Why are phone line bills rising?
For many telephone users, the number that requires the most attention is the one on the bottom of the bill.
So, news of more price rises coming into effect this week is likely to be met with frustration.
BT, which has about 10 million landline customers in the UK, is putting up its landline cost to £17.99 a month. It is the latest in a series of price rises, meaning the cost has risen by 35% compared with five years ago.
It is not the only supplier to put up the price of relatively basic services. For example, the cost of simple broadband with Talk Talk will have tripled in 18 months when its latest increase comes in next month.
The result, according to consumer group Which?, is falling customer satisfaction ratings among the majority of telecoms providers.
So, why do these prices go up, does this mean customers are getting a bad deal and what can they do about it?
Communications - and the hardware involved - have undergone a revolution in the course of a generation.
Gone are the days when the fixed-line telephone in the hallway at home was the most likely way of contacting family and friends.
Now, according to regulator Ofcom, about 84% of households still have a fixed telephone line, but 82% are connected in some way to the internet - through computers, tablets and mobile phones.
So the emergence of broadband - a development unheard of a generation ago - has fundamentally changed the offer from telecoms companies.
Rules on switching have changed meaning that mid-contract customers have 30 days to switch penalty-free after a provider says it is raising prices in a package.
For people on certain benefits there is a basic service which BT is legally obliged to offer. This is currently £15.30 for three months including £4.50 worth of calls plus another £4.85 for 10GB of basic broadband a month.
Ofcom has published a guide for anyone switching to ensure they are aware of what a deal includes.
The telecoms companies argue that individual services should not be taken in isolation.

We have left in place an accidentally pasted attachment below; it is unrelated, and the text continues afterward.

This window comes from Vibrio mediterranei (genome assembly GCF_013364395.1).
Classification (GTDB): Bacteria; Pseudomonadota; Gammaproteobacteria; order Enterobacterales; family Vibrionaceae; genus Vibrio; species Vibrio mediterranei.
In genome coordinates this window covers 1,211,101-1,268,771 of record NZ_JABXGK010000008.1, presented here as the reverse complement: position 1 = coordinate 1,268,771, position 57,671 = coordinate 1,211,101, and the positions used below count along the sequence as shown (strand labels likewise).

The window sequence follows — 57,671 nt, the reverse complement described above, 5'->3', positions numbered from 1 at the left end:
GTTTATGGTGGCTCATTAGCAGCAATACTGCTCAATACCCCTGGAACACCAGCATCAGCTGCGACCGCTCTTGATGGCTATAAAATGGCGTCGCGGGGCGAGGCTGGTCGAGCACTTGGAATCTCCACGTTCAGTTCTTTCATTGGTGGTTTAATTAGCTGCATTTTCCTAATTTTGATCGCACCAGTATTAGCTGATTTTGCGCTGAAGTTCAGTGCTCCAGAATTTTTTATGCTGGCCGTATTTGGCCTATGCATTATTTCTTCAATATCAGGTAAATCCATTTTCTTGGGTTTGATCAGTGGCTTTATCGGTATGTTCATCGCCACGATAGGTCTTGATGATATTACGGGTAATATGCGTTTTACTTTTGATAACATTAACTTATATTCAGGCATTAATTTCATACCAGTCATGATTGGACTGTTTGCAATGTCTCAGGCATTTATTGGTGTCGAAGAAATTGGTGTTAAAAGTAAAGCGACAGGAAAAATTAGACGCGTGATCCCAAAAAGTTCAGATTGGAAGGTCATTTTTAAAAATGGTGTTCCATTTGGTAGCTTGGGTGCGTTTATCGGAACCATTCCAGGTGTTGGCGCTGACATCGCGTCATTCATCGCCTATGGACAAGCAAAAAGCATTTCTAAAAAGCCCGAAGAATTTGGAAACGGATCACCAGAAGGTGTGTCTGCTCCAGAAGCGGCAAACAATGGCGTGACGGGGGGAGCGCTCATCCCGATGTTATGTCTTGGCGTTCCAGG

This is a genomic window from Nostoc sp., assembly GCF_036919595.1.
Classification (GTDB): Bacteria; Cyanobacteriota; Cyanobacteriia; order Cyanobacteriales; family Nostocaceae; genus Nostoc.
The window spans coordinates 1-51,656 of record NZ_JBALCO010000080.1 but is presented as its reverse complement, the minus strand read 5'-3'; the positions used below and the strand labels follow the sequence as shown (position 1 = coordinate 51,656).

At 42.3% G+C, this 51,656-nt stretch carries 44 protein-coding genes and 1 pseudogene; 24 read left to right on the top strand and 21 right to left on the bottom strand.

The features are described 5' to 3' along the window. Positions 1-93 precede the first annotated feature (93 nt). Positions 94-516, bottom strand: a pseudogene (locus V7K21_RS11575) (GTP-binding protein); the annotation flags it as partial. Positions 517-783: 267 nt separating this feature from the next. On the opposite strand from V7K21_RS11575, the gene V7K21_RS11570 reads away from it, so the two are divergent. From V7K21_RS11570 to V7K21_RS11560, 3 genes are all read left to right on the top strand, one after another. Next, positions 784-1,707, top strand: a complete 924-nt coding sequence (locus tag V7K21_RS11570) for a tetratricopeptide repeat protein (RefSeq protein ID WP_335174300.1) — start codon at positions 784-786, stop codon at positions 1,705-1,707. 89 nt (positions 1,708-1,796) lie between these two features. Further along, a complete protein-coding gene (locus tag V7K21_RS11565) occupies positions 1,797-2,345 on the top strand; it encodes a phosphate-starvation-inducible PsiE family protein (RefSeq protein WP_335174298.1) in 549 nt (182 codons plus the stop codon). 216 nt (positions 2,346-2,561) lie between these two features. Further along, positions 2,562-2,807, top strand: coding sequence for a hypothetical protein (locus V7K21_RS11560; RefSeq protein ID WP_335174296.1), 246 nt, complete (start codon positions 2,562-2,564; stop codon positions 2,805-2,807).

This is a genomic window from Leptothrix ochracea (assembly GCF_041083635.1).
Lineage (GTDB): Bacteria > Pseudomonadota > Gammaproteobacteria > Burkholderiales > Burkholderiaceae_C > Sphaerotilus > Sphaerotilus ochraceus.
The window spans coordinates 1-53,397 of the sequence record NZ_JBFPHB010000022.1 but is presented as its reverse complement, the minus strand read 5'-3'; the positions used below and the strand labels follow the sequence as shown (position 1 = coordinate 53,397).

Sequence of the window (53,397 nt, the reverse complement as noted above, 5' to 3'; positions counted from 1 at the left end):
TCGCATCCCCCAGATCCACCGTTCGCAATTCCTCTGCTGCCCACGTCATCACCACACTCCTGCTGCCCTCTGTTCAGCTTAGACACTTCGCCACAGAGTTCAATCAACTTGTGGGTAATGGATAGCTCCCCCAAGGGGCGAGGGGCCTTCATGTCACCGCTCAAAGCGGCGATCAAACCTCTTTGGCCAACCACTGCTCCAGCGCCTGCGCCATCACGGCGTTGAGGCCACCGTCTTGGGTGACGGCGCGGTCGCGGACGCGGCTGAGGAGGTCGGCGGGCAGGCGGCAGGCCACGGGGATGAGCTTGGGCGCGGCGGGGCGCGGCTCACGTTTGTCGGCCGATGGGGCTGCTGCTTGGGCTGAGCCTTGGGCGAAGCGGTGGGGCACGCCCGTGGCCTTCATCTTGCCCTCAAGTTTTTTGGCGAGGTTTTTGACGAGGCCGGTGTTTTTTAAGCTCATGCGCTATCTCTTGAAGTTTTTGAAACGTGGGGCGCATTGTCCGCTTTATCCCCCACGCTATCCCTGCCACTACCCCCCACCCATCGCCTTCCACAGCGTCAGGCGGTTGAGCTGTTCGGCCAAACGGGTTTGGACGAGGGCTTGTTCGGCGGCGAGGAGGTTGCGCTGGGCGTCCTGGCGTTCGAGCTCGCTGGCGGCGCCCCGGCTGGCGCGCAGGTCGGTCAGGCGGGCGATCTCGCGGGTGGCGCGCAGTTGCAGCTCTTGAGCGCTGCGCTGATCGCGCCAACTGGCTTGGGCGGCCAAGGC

The packages that they offer come with a whole host of added features, with the cost of calls often included, and the companies also say they are investing in the new technology that has changed the way we communicate with each other.
Talk Talk says that extra features such as voicemail, caller identification, nuisance calling, as well as security software for internet users, are being added at no extra cost to packages.
"We're investing in adding more to our packages to meet our customers' ever-increasing needs," a Talk Talk spokesman said.
Line rental costs
A BT spokesman said: "We realise that customers never welcome price rises, but we have ensured that low-income customers avoid price rises. We continue to offer money-saving options for all customers."
"BT is investing more than ever to bring our customers the best deals across bundles of line, broadband and TV. We have spent billions rolling out superfast fibre broadband to 80% of the UK."
The companies are keen to point to the cost of bundles - including landlines, broadband and TV - as line rental costs have risen, but overall spending is down.
Yet, consumer group Which? tracked one part of that - the cost of line rental - and found that it cost 45% to 64% more at the end of 2014 than in 2008 - outstripping the cumulative inflation rate of 20.5%.
A study by regulator Ofcom last year found that people who only have a fixed line are most likely to be on lower incomes and the least likely to switch so would not benefit from other special offers or bundled deals.
Research by BBC 5live suggests that rises in landline costs have outstripped rising energy bills, which have gone up by about 20% in the last five years. They have also risen faster than the general increase in prices - measured by inflation - of about 14% over the same period.
Overall, though, Ofcom highlights how the average amount spent on telecoms services has dropped from £87.20 in 2009 to £81.30 in 2014. This average, however, is based on a big increase in the numbers of users of services such as mobile data and high-speed broadband.
The regulator argues that competition in the market is essential to keeping prices down.
"The UK market remains very competitive. Ofcom recently made switching telephone and broadband providers much easier for millions of consumers," a spokesman said.
It is also carrying out a review of the telecoms market which it says is "designed to ensure it continues to work for consumers".
Consumers need to play their part in a competitive market by reviewing their finances and switching suppliers for better deals.
Prior to the new rules on switching, the number of people changing supplier was relatively low at 7% in 2013.
"Make no mistake; being loyal to your broadband or home phone company will cost you dear," says Hannah Maundrell, editor of money.co.uk.
Most companies offer deals on broadband and call charges for new customers although landline costs are usually fixed by all of them as most still use lines owned by BT. Customers can get cheaper landline costs if you pay for 12 months up front.
"Tempting sign up offers don't last forever and most have an end date after which you pay more. You could save hundreds of pounds a year by being agile and switching," Ms Maundrell says.
Many customers, she says, can easily miss price rises, which can occur midway through the contract.
Rules on switching have changed meaning that customers in this situation have 30 days to switch penalty-free after a provider says it is raising prices in a package.